A couple of weeks later he reappeared living at another hitherto catless house half a mile away. This time he did have to swap out his prize assets.

All ended well no cat napping. I have never owned a cat flap. My cats have to learn to tell the time which they can easily do from the sun and moon as with all of God's creatures excepting small boys, husbands and women shopping.


maggiewinchester

maggiewinchester Report 29 Dec 2017 19:16

As I said, an un-neutered male cat will roam!

It may not attack the cats it's living with - but will definitely attack other cats.

Also, you caught him in a trap - so according to RockyMountainShy - you kidnapped him.

Purple **^*Sparkly*^** Diamond

Purple **^*Sparkly*^** Diamond Report 29 Dec 2017 19:45


If we are going to nitpick, it was technically Sharron's neighbourwho set the trap and caught said cat burgler lol

Lizx

RolloTheRed

RolloTheRed Report 29 Dec 2017 19:53

I prefer my skin attached rather than shredded especially given the high cost of French medical procedures..

The cat trap was actually designed to catch foxes. I doubt if a purpose made one for cats exists in France. There is no RSPCA, PDSA etc etc. Attitudes to animals are well to the right of any fox hunting Tory. There has been a gradual improvement but it def does not extend to improving life for feral cats in town or country. Many people feel that a .22 rifle is the best idea if the tomcats get too uppity.

Cats ( see Doris Lessing ) live in a grey world between the savagery of the wild and the safety of domestication. Labradors and such have made thier choice.

Felis catus has not and I don't really see any reason why I should spend time and money ensnaring passing tomcats so that females with a taste for the wild side will have less choice. If one decides to set up in the outbuildings then I'll help it as a fellow creature but see no reason to take control and ownership.

By far the most effective way to reduce the number of feral kittens is to spey the females but who is going to fork out for that? Anybody not in possession of earplugs I suppose.

In the France profonde it is so unusual to neuter a feral tomcat that the vet had to order the gear specially (we paid). his own gear only went down as far as calves and foals. Vets for pets will be found in the nearest town often 20 miles away.

Sharron

Sharron Report 29 Dec 2017 20:37

He has been hanging around for some time and has been thinking about moving in but has bottled out if I have moved.

This is pretty similar to the situation with Desmond who was totally besotted with me (understandable) but needed to be trapped and brought in before he would settle.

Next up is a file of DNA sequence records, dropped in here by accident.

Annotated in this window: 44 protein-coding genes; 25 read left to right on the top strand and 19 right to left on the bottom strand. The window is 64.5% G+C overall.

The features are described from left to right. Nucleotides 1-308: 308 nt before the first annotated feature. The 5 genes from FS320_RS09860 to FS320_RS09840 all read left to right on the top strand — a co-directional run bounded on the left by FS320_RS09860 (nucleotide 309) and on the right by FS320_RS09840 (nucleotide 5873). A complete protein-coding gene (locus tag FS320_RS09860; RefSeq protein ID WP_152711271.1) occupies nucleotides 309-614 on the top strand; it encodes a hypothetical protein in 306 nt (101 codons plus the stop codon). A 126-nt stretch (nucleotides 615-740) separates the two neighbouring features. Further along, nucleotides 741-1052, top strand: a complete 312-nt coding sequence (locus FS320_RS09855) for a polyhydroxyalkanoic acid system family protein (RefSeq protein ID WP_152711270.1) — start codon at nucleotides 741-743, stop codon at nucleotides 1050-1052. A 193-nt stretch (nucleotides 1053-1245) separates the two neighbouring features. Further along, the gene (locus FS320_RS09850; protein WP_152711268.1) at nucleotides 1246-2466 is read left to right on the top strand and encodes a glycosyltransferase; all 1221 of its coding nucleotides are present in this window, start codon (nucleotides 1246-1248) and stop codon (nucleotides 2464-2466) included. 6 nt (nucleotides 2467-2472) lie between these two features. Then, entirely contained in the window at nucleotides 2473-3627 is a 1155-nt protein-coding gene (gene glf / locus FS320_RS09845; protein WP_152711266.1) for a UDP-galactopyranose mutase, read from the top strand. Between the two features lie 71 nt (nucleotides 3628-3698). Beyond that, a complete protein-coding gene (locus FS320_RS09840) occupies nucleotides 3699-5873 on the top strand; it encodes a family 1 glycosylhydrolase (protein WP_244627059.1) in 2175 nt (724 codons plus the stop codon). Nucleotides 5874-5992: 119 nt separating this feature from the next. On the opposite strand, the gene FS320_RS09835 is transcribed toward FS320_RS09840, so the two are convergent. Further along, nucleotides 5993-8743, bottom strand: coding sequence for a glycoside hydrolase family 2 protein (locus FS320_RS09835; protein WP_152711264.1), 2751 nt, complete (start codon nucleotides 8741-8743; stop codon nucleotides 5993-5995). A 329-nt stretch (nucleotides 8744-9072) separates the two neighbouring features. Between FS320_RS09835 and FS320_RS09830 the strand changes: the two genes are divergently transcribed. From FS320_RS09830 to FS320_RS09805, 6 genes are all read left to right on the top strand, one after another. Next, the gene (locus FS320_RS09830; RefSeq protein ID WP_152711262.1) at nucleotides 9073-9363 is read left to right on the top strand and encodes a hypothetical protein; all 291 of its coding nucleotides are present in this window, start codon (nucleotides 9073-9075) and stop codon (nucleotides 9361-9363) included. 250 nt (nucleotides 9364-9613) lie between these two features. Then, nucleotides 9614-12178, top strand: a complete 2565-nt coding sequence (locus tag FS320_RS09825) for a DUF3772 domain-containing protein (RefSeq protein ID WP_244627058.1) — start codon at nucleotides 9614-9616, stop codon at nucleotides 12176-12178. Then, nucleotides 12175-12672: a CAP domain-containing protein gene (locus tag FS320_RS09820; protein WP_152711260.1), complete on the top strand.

This one has been eating a great deal of food from my neighbour and myself and it would seem he has been stealing too. That is not a cat with a home.

maggiewinchester

maggiewinchester Report 29 Dec 2017 21:23

I've always had my female cats spayed, and male cats neutered.
When I got Tilly from the cat rescue they assumed she'd been spayed, as she'd had a kitten cut out, and was still in possession of the stitches when I took her home. However, as she came from Ireland, the presumption that she'd been spayed was wrong. When my sister lived there, she tried to get her dog spayed and cat neutered, but the local vet had no idea how much anaesthetic to use.

Unfortunately, I'd been told Tilly had been spayed, and believed them, but once her kittens were old enough - she was done.
Tilly came with her daughter - a stand-offish cat, in fact, the cat that decided to live on the allotments - and I had her spayed within a fortnight of getting her home.

I find it's men who are reluctant to get their tom cats neutered - something to do with not wanting them to 'miss out' on something. They don't seem to realise cats don't have 'relationships'.
Oh - and getting a tom neutered is easier, quicker and cheaper than getting a female spayed.
By the way, Spey is a river in Scotland.

Sharron

Sharron Report 29 Dec 2017 23:10

The vet was explaining to me at one time that most areas are the territory of an entire tom cat. They protect this territory from other entire toms but are not as concerned about neutered ones who pose no threat to their women.

So a neutered tom finds it more easy to have a peaceful existence wherever he is.

maggiewinchester

maggiewinchester Report 29 Dec 2017 23:24

....so people who don't neuter toms are quite happy for them to wander and be severely injured?

Having said that, my neutered toms have definitely 'suffered' at the claws and teeth of un- neutered toms. Possibly because my cats have tried to protect 'their' area (my garden) from un-neutered toms.

Sharron

Sharron Report 29 Dec 2017 23:38

They are irresponsible.